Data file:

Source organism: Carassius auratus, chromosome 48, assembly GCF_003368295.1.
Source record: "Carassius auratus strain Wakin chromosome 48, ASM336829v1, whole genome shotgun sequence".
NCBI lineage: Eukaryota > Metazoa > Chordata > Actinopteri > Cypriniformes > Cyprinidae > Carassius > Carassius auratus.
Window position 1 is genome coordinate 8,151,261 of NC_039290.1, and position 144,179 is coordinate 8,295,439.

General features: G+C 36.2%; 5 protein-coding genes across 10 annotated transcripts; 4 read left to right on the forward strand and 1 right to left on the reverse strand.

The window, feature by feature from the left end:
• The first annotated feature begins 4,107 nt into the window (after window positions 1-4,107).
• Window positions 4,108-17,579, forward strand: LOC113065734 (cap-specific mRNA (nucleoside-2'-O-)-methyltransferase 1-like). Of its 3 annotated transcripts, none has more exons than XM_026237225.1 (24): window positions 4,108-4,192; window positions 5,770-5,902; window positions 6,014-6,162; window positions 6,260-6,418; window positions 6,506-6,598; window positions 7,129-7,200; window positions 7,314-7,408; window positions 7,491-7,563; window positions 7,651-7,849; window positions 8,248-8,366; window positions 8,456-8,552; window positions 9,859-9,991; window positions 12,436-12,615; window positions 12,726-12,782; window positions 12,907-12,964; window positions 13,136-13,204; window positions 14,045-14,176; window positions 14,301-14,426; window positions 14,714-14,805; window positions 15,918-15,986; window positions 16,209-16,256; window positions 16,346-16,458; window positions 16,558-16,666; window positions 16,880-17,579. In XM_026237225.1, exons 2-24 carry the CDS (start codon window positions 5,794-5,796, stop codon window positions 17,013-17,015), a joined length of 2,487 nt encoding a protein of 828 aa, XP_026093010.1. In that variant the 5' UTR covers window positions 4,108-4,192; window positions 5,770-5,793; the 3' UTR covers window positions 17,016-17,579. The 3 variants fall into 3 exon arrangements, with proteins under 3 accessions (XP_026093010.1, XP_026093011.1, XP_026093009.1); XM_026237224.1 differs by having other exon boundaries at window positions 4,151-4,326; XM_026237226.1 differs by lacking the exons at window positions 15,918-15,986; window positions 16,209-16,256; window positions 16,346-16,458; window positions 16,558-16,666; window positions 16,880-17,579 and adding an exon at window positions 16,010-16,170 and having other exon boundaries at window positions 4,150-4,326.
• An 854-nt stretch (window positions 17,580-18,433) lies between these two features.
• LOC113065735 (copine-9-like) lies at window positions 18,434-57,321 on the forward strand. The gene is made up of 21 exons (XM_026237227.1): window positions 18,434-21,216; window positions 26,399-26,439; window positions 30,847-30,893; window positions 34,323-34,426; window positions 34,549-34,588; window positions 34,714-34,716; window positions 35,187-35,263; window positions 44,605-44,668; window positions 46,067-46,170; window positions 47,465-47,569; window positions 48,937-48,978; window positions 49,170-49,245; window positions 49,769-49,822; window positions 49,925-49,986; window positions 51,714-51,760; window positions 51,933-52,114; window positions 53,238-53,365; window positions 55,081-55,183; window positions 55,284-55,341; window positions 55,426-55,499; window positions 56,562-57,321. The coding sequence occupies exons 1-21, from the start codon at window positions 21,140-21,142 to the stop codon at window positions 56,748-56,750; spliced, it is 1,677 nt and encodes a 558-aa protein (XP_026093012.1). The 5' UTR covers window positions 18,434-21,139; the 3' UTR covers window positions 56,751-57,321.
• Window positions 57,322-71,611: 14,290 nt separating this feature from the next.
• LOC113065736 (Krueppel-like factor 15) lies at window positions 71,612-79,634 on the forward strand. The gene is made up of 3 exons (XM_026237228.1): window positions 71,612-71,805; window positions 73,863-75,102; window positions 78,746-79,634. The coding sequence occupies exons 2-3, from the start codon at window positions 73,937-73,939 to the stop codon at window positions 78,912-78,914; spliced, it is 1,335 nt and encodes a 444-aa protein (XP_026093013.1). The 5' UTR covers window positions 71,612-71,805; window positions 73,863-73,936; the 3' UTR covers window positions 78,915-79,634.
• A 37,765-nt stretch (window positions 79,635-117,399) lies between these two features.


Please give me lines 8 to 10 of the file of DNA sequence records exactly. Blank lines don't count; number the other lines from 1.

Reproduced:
• Window positions 4,108-17,579, forward strand: LOC113065734 (cap-specific mRNA (nucleoside-2'-O-)-methyltransferase 1-like). Of its 3 annotated transcripts, none has more exons than XM_026237225.1 (24): window positions 4,108-4,192; window positions 5,770-5,902; window positions 6,014-6,162; window positions 6,260-6,418; window positions 6,506-6,598; window positions 7,129-7,200; window positions 7,314-7,408; window positions 7,491-7,563; window positions 7,651-7,849; window positions 8,248-8,366; window positions 8,456-8,552; window positions 9,859-9,991; window positions 12,436-12,615; window positions 12,726-12,782; window positions 12,907-12,964; window positions 13,136-13,204; window positions 14,045-14,176; window positions 14,301-14,426; window positions 14,714-14,805; window positions 15,918-15,986; window positions 16,209-16,256; window positions 16,346-16,458; window positions 16,558-16,666; window positions 16,880-17,579. In XM_026237225.1, exons 2-24 carry the CDS (start codon window positions 5,794-5,796, stop codon window positions 17,013-17,015), a joined length of 2,487 nt encoding a protein of 828 aa, XP_026093010.1. In that variant the 5' UTR covers window positions 4,108-4,192; window positions 5,770-5,793; the 3' UTR covers window positions 17,016-17,579. The 3 variants fall into 3 exon arrangements, with proteins under 3 accessions (XP_026093010.1, XP_026093011.1, XP_026093009.1); XM_026237224.1 differs by having other exon boundaries at window positions 4,151-4,326; XM_026237226.1 differs by lacking the exons at window positions 15,918-15,986; window positions 16,209-16,256; window positions 16,346-16,458; window positions 16,558-16,666; window positions 16,880-17,579 and adding an exon at window positions 16,010-16,170 and having other exon boundaries at window positions 4,150-4,326.
• An 854-nt stretch (window positions 17,580-18,433) lies between these two features.
• LOC113065735 (copine-9-like) lies at window positions 18,434-57,321 on the forward strand. The gene is made up of 21 exons (XM_026237227.1): window positions 18,434-21,216; window positions 26,399-26,439; window positions 30,847-30,893; window positions 34,323-34,426; window positions 34,549-34,588; window positions 34,714-34,716; window positions 35,187-35,263; window positions 44,605-44,668; window positions 46,067-46,170; window positions 47,465-47,569; window positions 48,937-48,978; window positions 49,170-49,245; window positions 49,769-49,822; window positions 49,925-49,986; window positions 51,714-51,760; window positions 51,933-52,114; window positions 53,238-53,365; window positions 55,081-55,183; window positions 55,284-55,341; window positions 55,426-55,499; window positions 56,562-57,321. The coding sequence occupies exons 1-21, from the start codon at window positions 21,140-21,142 to the stop codon at window positions 56,748-56,750; spliced, it is 1,677 nt and encodes a 558-aa protein (XP_026093012.1). The 5' UTR covers window positions 18,434-21,139; the 3' UTR covers window positions 56,751-57,321.